Thursday, February 28, 2019

Blind Cat versus the Tattoo

A life of a gangster may be fraught with danger but it's rarely as weird or horrific as the lives of the yakuza portrayed in 1970's Blind Woman's Curse (怪談昇り竜). A female boss is cursed by the cat who licked the blood from one of her victims in a bloody takeover, a curse that affects everyone who serves under her. Sometimes campy but always in deadly earnest, the story takes some surprisingly grotesque turns to make for a film that's fascinating, fun, and genuinely creepy.

Meiko Kaji, best known in the west for her later film Lady Snowblood, plays the young yakuza boss, Akemi Tachibana. Although her role is central, she doesn't have a lot of screen time, most of the action involving the war between her soldiers and the other clans who get mixed up in the curse. The sister of the boss Tachibana killed, Gouda (Hoki Tokuda), was made blind by Tachibana's sword strike. Now a supernaturally gifted fighter on the level of Zatoichi or greater, Gouda teams up with the cat, a bizarre hunchback contortionist (Tatsumi Hihikata, founder of the dance performance art called Butoh), and one of the rival clans of Tachibana's to exact revenge.

Gouda's skills as a blind fighter border sometimes on the absurd and you can sense a bit of a wink from the filmmakers when she's somehow able to sense what people's tattoos look like. By smell? Air density? It's never made clear. But this doesn't diminish the horror when Tachibana's people find the tattooed skins of their comrades on their doorstep, dripping with blood which a black cat is hungrily lapping up with a particularly disgusting sound effect.

This is no film for the squeamish--there's plenty of arterial spray, though it's bright red 70s blood, as well as severed heads. There's also a yakuza boss who never wears pants and I'll be very happy if I never see that guy's ass again.

Scenes with the hunchback and his cannibal contortionist carnival take the film way past campy into the realm of sincerely weird, though, as do scenes in an opium den lit by red mist. All this, and the film ends with a beautifully expressionistic set for a showdown between Tachibana and Gouda.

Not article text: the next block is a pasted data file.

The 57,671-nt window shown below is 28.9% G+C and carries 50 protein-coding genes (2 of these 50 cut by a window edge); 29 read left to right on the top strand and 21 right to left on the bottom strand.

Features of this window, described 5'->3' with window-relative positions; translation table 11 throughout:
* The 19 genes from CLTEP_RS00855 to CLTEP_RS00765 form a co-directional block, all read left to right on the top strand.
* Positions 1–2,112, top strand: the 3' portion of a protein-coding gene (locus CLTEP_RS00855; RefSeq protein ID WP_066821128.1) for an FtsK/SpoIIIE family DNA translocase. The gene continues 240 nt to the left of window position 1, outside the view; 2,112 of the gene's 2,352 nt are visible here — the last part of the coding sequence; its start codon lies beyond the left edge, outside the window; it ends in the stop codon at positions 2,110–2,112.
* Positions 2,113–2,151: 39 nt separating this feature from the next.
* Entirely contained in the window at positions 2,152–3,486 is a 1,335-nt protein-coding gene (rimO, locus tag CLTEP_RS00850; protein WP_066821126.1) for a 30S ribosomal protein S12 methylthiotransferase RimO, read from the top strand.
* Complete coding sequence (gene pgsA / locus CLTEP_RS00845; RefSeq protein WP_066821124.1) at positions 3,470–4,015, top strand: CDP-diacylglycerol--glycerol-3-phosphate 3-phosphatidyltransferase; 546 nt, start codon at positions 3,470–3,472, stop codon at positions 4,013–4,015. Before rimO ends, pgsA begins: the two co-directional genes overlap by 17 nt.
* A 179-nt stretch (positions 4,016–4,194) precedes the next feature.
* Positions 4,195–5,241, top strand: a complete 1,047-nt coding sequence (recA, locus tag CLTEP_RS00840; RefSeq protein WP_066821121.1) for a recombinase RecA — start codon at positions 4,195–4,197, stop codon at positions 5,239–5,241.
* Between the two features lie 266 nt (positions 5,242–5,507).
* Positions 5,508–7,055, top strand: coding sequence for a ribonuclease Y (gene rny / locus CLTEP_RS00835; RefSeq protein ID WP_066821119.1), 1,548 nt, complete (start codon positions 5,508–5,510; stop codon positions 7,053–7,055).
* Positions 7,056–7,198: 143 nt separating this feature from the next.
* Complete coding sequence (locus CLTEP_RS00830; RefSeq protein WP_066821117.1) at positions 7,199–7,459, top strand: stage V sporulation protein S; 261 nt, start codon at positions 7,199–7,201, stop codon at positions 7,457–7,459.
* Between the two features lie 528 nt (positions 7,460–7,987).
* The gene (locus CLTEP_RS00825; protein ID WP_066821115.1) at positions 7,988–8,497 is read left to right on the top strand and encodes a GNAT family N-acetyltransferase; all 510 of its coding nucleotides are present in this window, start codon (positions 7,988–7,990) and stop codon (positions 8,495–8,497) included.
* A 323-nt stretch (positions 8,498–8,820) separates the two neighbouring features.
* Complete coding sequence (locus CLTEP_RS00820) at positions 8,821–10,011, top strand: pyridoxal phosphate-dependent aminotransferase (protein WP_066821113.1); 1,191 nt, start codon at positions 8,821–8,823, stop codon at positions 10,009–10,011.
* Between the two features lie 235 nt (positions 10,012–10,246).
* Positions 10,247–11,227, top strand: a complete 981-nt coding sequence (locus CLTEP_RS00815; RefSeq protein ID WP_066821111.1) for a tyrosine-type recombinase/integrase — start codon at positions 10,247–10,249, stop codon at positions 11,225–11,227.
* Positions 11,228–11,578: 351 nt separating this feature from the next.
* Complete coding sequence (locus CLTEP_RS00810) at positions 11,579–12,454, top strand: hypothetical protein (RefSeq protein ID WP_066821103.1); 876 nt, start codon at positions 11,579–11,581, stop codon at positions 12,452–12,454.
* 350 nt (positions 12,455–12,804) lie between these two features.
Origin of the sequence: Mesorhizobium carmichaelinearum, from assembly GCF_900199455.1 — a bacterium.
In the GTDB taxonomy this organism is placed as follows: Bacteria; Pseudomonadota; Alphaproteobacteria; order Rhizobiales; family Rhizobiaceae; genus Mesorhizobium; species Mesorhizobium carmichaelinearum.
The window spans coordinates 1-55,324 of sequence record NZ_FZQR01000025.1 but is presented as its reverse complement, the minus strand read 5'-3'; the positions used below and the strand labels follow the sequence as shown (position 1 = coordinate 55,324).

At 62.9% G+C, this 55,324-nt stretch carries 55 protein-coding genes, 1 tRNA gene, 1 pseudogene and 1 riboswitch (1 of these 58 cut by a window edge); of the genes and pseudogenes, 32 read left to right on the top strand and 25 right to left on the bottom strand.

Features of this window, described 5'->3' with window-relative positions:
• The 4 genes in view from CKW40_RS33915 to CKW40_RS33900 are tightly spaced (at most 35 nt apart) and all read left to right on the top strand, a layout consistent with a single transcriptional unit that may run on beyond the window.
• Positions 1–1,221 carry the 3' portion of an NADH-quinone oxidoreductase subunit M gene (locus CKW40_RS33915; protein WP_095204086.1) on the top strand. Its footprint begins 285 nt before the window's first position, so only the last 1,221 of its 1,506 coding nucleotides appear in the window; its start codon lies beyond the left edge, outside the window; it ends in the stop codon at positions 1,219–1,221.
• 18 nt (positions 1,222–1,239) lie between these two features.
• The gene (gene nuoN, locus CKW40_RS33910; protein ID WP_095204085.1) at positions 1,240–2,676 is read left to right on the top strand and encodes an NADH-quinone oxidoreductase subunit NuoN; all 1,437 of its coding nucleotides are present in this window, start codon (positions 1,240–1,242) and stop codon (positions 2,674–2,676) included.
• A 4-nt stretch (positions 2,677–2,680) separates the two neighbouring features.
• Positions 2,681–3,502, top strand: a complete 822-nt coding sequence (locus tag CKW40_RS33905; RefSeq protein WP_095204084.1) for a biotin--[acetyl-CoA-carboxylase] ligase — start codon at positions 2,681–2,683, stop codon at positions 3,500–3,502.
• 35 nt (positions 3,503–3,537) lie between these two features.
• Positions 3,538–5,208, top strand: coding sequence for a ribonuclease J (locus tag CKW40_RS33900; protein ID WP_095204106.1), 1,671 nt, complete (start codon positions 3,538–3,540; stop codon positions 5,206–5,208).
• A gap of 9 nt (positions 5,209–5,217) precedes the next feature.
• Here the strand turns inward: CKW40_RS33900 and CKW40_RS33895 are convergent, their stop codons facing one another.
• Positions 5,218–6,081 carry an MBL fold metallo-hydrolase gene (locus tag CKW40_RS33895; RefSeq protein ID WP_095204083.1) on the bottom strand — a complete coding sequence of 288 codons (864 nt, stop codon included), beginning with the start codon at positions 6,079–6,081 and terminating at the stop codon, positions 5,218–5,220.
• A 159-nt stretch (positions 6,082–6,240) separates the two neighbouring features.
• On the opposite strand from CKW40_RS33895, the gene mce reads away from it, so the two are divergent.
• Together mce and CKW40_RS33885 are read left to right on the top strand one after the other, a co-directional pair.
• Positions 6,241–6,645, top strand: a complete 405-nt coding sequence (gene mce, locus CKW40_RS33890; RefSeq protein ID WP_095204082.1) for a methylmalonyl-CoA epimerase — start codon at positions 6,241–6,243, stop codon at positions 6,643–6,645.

Blind Woman's Curse is available free for Amazon Prime members.

Twitter Sonnet #1210

Metallic orange ascends among the limes.
Encouraged smoke returns to candle flame.
Ignited air on pollen slowly climbs.
A station fuels the buzz in flower's name.
Tenacious clips distort the final shot.
"Was nothing left?" the actor asked a light.
However small and scarce the flies've glot.
A second day'll set the week to right.
A lunch at home was packing paddle boards.
Aquatic corps relent at scaly rears.
Presented backs conceal the stomach wards.
A team of gills digest an open Sears.
A fried preserve dissolved in pickle brine.
Directions took the atom past the line.

Wednesday, February 27, 2019

No Innocent Babes, Ellie and Myra

No-one among the ensemble in 1972's Bonnie's Kids is really innocent but sometimes some of them get worse than they deserve. A fascinating exploitation film, and obvious influence on Quentin Tarantino, it's a pulpy kaleidoscope of sex, crime, bad acting, and the underbelly of Los Angeles.

Two beautiful sisters, Ellie (Tiffany Bolling) and Myra (Robin Mattson), live with their impressively skeevy stepfather (Leo Gordon). We meet him with his poker buddies who all seem to be the same kind of skeevy, beefy middle-aged men. Myra, the younger of the two girls, is an endlessly fascinating little psychopath. But she's also a kid--arguably like one of those kids who burns ants with magnifying glasses whose worse nature is exacerbated by circumstances. She aggressively flirts with her stepfather's poker buddies and he doesn't take kindly to it--not, as we soon learn, entirely out of a sense of paternal affection.